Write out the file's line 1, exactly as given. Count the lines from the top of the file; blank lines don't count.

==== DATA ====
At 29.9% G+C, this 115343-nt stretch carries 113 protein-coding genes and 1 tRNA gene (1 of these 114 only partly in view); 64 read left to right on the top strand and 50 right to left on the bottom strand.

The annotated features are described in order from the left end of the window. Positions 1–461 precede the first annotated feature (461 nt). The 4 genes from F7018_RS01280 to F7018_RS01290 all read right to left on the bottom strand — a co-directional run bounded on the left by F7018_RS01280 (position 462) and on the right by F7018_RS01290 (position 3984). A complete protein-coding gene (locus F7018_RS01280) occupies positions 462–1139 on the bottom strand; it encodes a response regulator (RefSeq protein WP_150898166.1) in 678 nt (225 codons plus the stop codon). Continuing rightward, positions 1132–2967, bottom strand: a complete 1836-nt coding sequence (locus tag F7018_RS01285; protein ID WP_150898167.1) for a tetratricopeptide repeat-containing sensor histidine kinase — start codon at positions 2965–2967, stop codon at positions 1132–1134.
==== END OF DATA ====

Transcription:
At 29.9% G+C, this 115343-nt stretch carries 113 protein-coding genes and 1 tRNA gene (1 of these 114 only partly in view); 64 read left to right on the top strand and 50 right to left on the bottom strand.